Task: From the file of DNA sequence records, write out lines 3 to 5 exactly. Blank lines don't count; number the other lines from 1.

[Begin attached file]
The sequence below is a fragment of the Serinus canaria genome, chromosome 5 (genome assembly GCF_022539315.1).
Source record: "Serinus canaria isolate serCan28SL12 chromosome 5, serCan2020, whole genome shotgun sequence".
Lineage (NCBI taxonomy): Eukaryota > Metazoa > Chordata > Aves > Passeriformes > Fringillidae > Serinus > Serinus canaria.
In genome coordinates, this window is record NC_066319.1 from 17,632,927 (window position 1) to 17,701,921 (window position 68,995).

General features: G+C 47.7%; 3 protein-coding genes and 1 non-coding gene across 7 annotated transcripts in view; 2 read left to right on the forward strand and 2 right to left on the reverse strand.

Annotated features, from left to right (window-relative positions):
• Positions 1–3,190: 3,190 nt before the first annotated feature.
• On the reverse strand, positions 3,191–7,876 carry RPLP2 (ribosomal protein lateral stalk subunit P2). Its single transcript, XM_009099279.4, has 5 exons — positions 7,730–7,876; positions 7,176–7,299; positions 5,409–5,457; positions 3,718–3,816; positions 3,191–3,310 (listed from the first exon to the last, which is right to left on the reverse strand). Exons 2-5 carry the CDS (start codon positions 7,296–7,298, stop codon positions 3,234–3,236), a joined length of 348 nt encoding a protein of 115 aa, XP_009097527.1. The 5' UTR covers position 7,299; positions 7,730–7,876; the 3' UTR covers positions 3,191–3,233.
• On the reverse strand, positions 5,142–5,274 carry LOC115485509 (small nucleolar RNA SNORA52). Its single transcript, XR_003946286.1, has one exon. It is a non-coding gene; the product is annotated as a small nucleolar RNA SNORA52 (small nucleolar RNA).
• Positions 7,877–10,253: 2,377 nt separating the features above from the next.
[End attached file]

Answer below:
Lineage (NCBI taxonomy): Eukaryota > Metazoa > Chordata > Aves > Passeriformes > Fringillidae > Serinus > Serinus canaria.
In genome coordinates, this window is record NC_066319.1 from 17,632,927 (window position 1) to 17,701,921 (window position 68,995).

General features: G+C 47.7%; 3 protein-coding genes and 1 non-coding gene across 7 annotated transcripts in view; 2 read left to right on the forward strand and 2 right to left on the reverse strand.